Closer to Paradise
Forget flying halfway across the world to stay in Tahiti's famed stilted cabanas. In Bermuda, there's a copycat resort (and crystalline waters and pink sands) that will knock your flops off.
There were many things I planned to do during my week in Bermuda. Petting a sea slug was not one of them.
But when Fantasea watersports (fantasea.bm) co-owner Michael Heslop gently pried the velvetysoft creature from its rocky nest about 12 feet beneath the water's calm surface and handed it to me, I was helpless to resist. It was an enchanting moment on an island that already had me under its spell.
Heslop was introducing me to Snuba - a sort of "scuba lite" that's perfect for beginners. We set off from shore to a depth of about 20 feet as a small, inflatable raft carried the air tanks above us. Though I dive whenever I visit the Caribbean, I relished the feeling of freedom that comes from being tankless. "I love leading the tours," says Heslop, who notes that about 95 percent of his clients have no prior know-how. "So much better than being in an office."
Also better than being in an office is being at 9 Beaches, one of Fantasea's two Bermuda bases and a resort unlike any other in this sophisticated British territory just two hours by air from Boston. Since the tiny island's per-capita income is one of the highest in the world, it's no surprise that many of its more traditional hotels work hard to surpass one another with everposher services and accommodations. But 9 Beaches envelops you in something with which no amount of thread-count can compete: nature.
Rather than being closed off from the air and sea, you feel a part of them as the breeze huffs and puffs at the canvas walls of your cabana. Most of the resort's 84 cottages have direct water views, with windows facing not the neighbors but the open horizon. Some are even built on stilts directly over the water, South Pacific-style, with a "viewing panel" in the floor that lets you catch glimpses of turtles snacking on the seagrass below and schools of fry passing through.
There's a reason the place is called 9 Beaches, rather than 2 or 3 Beaches, and there's one for every taste within its 18 acres. Though the largest stretch of shoreline is usually bustling, it's not hard to find at least one sandy strip that's uninhabited, where you can spread your towel on a chaise under a thatched umbrella and settle in with a good book or take a private swim. When you need some action, snorkel over to Daniel's Head Island, a rocky outcropping just 100 feet from shore.
A short taxi ride away, the Royal Naval Dock- yard makes a nice day trip, with shopping, a maritime museum, parasailing and other activities, and dinner and drinks at the Frog and Onion Pub or Bonefish. For nightlife, head to Hamilton, the island' s largest city, where there are dozens of fine dining options and many of the bars are open until 3 a.m. Daytime, Hamilton offers high-end shopping as well as attractions such as the National Gallery and the Historical Society Museum. At lunchtime, forget about the fancy restaurants: Grab a sandwich to go at The Lemon Tree Cafe and enjoy it in the peace and quiet of gorgeous Par-LaVille Park on Queen Street.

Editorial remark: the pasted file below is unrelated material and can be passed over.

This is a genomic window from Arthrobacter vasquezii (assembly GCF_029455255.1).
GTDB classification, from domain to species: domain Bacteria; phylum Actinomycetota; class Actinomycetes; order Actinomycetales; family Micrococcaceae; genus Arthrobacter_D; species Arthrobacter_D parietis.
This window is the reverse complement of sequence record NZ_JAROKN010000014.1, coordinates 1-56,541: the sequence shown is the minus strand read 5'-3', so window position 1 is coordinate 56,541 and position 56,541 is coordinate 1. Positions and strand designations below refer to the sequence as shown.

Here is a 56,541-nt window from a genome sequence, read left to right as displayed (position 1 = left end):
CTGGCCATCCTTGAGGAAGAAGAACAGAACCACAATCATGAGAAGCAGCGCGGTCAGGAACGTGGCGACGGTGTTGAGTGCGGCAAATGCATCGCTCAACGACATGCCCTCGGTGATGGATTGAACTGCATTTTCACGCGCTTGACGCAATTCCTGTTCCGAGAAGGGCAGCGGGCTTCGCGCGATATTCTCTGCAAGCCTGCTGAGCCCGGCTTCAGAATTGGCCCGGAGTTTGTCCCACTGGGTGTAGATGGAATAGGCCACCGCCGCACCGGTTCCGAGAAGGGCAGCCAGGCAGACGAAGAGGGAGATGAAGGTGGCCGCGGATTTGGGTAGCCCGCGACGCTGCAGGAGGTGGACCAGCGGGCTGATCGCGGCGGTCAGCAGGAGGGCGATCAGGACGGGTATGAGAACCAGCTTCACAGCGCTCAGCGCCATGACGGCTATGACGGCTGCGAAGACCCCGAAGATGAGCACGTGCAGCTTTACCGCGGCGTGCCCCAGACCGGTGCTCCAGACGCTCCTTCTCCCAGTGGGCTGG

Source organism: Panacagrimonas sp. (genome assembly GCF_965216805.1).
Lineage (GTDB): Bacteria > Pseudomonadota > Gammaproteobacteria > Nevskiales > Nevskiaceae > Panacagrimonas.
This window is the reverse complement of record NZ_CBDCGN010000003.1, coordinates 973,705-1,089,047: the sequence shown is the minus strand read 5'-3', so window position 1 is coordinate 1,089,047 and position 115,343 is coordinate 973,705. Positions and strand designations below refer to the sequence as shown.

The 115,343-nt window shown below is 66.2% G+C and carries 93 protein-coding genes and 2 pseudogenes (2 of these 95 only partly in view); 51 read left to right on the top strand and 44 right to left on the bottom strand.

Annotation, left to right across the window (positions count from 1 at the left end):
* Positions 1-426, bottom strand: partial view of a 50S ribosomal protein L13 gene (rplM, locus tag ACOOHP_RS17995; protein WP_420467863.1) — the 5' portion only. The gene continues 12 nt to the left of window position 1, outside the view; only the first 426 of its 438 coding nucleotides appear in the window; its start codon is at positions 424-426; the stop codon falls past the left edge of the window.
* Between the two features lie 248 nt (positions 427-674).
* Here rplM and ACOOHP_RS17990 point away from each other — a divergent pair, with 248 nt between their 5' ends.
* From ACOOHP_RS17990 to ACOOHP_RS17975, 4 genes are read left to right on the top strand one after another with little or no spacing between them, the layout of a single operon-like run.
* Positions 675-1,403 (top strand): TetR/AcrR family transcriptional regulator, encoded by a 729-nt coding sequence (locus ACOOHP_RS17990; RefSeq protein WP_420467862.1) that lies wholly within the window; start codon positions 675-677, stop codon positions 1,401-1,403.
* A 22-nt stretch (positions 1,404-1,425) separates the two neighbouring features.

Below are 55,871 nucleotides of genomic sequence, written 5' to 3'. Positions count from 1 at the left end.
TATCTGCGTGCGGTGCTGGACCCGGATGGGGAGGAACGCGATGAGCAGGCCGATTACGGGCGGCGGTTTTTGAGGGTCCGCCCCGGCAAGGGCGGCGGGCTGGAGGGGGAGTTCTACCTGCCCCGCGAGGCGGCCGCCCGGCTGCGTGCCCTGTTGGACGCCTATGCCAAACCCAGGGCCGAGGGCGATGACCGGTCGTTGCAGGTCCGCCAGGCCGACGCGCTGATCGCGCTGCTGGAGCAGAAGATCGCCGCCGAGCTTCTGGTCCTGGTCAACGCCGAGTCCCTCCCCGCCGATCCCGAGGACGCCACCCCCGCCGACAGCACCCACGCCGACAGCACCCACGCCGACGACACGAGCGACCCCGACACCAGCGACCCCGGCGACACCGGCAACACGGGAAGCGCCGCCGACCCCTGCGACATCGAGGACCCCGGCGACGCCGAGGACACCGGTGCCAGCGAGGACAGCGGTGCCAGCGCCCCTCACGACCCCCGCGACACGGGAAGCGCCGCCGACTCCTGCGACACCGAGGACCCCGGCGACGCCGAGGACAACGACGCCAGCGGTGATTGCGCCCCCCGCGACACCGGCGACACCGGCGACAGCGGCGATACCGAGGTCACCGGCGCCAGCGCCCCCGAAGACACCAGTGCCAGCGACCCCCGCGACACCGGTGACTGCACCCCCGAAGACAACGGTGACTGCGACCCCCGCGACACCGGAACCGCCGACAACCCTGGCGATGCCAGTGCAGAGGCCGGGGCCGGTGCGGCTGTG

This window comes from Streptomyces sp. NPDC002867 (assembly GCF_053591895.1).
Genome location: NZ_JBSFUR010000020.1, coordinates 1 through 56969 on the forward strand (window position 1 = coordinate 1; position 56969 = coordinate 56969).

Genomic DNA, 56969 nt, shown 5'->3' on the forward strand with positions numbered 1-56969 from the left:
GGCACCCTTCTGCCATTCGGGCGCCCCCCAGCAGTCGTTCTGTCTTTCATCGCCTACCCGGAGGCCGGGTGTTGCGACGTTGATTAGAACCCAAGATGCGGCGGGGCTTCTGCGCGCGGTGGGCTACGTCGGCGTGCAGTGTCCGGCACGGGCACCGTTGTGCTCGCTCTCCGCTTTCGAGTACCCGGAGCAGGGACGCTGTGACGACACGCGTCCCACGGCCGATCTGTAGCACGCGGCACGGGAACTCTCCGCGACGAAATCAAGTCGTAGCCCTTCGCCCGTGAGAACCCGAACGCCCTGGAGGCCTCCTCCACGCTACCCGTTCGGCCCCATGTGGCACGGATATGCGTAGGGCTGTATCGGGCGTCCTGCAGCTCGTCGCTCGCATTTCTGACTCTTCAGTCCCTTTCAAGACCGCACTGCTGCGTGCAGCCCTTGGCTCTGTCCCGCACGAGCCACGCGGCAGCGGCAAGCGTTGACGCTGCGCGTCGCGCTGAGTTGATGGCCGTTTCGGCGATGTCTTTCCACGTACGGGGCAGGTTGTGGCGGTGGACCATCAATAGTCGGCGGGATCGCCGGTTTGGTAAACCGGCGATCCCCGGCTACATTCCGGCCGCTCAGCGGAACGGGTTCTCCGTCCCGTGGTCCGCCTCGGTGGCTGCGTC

When you return to your cabin under 9 Beaches' black night sky, you'll be amazed by the sense of serenity as you pad down a sandy lane, lulled by the chirping of crickets and the bleeping of tree frogs. Watch the moon dapple the surf white, and try to name constellations in the near- as-your-hand Milky Way as you sip a nightcap on the back porch. In the morning, despite the country's many temptations, you won't be in any rush to get out the door.
GETTING THERE AND AROUND
9 Beaches has a formal restaurant, a bar and grill at its dock, a takeout shack near the main beach, and room service, but you'll want to venture out of the resort for dinner. Little Venice (441-295-3503; littlevenice.bm) is the place for seafood and homemade pasta; the mixed grill's pan-seared octopus is the best you'll ever taste. For stunning ocean views, try Ocean Echo, Royston's, or the al fresco Coconuts, all at The Reefs resort (441-238-0222; thereefs.com).
There are several large resorts on the island; one of the priciest, Elbow Beach (441-236-3535; mandarinoriental.com/bermuda) - on the south shore, not far from Hamilton - has suites priced as high as $4,000 a night. 9 Beaches (866-841-9009; 9beaches.com) is in the midrange, with cabanas costing between $195 and $570 per night, depending on the season and whether or not you choose to include meals. If you prefer homier accommodations, privately owned guesthouses and efficiencies (416-232-2243; bermudarentals.com) can run as little as $100 a night.
Dockyard's Dolphin Quest (441-234-4464; dolphinquest.org), offering a controlled setting in which to nose-kiss, belly-rub, and cavort with the puppylike creatures.